Central Bank of Nigeria, CBN has disclosed that $15.7billion illicit funds come into Nigeria yearly.
The apex bank has therefore resolved to increase its vigilance to ensure that Nigerian banks are not used as conduits for illicit funds flow, especially in foreign currencies.
This was as a result of a recent report by the Global Financial Integrity group, which ranks Nigeria as one of the 10 largest countries for illicit financial flows in the world.
A statement from CBN revealed that the report estimates illicit funds that go through the Nigerian system annually to be US$15.7 billion.
“According to the apex bank, in the light of this avoidably negative commentary, we wish to draw the public’s attention to several protocols on illicit fund flows, money laundering, and terrorism financing both in Nigeria and around the world”
“We note and applaud that in line with global best practice, Nigerian banks have started to curtail the acceptance of foreign currency cash deposits, much the same way as customers in other countries cannot just walk into banks and make foreign currency cash deposits without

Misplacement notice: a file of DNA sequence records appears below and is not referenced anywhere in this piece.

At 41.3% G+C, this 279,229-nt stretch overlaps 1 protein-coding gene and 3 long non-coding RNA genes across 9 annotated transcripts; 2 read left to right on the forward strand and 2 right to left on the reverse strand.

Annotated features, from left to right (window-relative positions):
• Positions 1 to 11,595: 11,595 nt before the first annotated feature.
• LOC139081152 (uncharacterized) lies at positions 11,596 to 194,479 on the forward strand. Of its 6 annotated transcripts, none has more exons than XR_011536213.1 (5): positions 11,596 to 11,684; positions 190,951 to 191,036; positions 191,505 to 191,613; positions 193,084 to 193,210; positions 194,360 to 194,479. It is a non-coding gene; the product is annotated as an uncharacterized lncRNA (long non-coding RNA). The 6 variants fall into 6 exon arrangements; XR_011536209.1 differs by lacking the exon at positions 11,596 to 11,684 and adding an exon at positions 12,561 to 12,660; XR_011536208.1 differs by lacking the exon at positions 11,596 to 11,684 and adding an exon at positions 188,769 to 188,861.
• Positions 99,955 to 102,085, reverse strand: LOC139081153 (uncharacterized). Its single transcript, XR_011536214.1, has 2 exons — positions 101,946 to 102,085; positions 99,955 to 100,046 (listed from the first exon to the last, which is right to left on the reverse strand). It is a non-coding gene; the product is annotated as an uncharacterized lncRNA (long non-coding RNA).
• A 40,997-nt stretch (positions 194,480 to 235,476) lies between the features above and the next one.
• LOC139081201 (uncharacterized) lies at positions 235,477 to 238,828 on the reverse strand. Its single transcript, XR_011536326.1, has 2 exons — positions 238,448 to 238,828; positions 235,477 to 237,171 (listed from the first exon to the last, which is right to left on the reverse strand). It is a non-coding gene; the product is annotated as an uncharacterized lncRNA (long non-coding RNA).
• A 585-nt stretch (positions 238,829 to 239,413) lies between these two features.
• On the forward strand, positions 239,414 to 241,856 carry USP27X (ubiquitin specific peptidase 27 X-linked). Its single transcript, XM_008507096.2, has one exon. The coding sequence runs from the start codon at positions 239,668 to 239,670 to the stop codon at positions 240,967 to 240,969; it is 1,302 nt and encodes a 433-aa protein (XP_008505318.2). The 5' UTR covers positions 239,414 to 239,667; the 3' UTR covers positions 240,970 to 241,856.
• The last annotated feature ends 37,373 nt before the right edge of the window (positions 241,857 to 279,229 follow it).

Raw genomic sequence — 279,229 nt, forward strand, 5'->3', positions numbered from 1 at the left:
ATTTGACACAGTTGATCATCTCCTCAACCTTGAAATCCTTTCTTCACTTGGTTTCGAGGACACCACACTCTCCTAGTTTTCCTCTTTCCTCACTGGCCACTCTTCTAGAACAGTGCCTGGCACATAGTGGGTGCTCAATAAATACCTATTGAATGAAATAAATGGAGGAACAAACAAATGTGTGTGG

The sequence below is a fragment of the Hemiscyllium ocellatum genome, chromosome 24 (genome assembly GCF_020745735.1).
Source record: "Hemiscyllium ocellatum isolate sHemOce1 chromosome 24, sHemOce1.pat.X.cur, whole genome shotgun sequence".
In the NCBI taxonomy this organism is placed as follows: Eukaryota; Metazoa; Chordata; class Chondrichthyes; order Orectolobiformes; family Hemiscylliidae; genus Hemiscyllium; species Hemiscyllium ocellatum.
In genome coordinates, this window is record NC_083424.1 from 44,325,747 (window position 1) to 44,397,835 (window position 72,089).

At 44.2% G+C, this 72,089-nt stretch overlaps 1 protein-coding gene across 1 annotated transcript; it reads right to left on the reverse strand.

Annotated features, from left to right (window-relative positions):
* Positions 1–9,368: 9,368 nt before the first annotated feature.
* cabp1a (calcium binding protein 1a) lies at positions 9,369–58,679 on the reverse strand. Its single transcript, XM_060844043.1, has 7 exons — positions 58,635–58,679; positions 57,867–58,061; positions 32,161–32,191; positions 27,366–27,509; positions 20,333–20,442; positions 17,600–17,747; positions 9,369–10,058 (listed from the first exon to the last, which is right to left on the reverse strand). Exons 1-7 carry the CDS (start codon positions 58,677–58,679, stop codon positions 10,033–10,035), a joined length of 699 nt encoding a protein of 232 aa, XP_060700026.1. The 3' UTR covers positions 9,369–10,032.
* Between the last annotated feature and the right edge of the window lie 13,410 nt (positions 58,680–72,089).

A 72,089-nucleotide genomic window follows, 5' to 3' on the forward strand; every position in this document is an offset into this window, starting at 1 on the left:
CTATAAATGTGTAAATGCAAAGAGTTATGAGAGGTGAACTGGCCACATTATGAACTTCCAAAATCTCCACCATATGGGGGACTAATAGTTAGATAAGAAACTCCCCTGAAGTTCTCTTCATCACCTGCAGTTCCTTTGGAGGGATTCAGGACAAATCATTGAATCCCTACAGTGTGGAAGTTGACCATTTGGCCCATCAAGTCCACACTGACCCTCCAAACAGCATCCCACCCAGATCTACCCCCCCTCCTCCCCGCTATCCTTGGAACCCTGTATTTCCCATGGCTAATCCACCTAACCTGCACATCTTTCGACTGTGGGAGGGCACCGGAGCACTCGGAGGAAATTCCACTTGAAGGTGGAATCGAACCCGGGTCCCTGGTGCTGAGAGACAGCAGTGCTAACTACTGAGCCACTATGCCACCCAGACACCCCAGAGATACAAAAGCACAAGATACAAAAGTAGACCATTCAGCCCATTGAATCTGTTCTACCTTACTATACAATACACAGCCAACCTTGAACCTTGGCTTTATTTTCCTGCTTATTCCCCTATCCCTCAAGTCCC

proper documentation.”
CBN however, assured Nigerians, seeking foreign currencies for legitimate personal and/or business interests that windows are open for them within the law. It will be recalled that CBN’s Foreign Exchange Rules have many windows for accessing foreign exchange for legitimate business as well as for personal commitments including payment of medical bills, school fees, mortgages, demand notes and other bills.
CBN also stated that Bureaux de Change, BDC services to small-scale users remain valid as long as it meet genuine needs, and BDCs’ documentations to the CBN include the customer’s Bank Verification Number, BVN.
Although CBN vowed that it will continue to support the Federal Government’s fight against money laundering, corruption, and terrorism financing and will block any and every avenue that may be used for these purposes, it also said it will ensure that persons who venture into currency speculation and currency substitution find it unattractive and dangerous.

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